Cape white-eyes are diurnal and are known for being extremely social and for their frequent, loud vocalizations. Cape white-eyes are rarely seen alone and are mostly accompanied by a mate or large flock. The flock itself can be seen huddling together for warmth and comfort, bathing, resting and foraging together. In order to establish tight bonds, individuals often take part in allopreening of their offspring, mates, siblings, and prospective mates. Another key behavior is wing fluttering and bill clattering which demonstrate aggression which in turns establishes dominance. These dominance hierarchies influence mate selection. Some species of white-eyes do migrate and change plumage in winter however, Cape white-eyes do not. (Craig, 1990; Wellmann and Downs, 2009)

Home Range

Territory size is currently unknown for Cape white-eyes. (Warren, et al., 2006)

Communication and Perception

Cape white-eyes frequently communicate vocally, and are known for their noisy gatherings. They produce loud contact calls which which include descending musical notes. Often these calls are described mnemonically as “tirri-you, tirri-you, tirri-you” or “ti-you, ti-you, ti-you." Only male Cape white-eyes sing. These songs mostly imitate those of other birds in the area. Cape white-eyes also use beak clapping and quivering wings to intimidate other birds and communicate rank in the dominance hierarchy. Adults also allopreen offspring or mates to strengthen bonds. Like all birds, Cape white-eyes perceive their environment through visual, tactile, auditory and chemical stimuli. (Cody, 1983; Hully, et al., 2004)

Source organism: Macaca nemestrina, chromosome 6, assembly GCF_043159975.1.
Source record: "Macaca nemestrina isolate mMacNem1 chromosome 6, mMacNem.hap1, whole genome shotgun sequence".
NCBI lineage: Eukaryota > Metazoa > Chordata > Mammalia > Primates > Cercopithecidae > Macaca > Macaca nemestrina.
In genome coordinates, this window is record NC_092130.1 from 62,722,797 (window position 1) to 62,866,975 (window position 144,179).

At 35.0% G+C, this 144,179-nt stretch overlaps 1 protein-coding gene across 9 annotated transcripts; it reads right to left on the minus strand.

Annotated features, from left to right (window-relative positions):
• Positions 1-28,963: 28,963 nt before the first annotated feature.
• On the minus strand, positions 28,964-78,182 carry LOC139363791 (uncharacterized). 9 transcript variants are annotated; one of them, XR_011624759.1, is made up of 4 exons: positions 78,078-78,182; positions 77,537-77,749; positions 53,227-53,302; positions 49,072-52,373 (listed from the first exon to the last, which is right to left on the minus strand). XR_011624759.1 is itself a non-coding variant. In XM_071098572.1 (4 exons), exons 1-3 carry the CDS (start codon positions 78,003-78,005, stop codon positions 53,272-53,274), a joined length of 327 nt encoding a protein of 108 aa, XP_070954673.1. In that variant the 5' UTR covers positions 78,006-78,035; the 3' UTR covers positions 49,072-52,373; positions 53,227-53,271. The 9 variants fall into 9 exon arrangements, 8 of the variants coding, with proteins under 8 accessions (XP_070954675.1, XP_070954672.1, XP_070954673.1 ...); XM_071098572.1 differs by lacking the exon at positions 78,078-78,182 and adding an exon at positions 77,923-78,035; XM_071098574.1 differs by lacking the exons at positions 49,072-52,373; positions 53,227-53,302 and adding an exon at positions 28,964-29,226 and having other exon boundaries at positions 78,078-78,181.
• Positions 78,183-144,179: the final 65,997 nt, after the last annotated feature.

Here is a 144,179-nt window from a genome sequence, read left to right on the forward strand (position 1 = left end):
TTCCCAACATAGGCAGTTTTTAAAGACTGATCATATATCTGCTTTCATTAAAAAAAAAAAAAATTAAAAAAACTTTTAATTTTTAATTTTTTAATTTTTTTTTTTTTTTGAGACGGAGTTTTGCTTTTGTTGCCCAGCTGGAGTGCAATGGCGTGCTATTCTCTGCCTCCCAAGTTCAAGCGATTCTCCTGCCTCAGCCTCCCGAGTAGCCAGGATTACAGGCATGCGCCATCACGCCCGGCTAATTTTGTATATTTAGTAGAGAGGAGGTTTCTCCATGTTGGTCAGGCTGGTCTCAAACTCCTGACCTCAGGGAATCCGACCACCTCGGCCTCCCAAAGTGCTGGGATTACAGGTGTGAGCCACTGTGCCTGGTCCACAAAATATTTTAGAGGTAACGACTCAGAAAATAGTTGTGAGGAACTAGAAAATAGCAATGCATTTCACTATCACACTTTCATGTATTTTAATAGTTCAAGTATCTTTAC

• Other Communication Modes
  • mimicry

Food Habits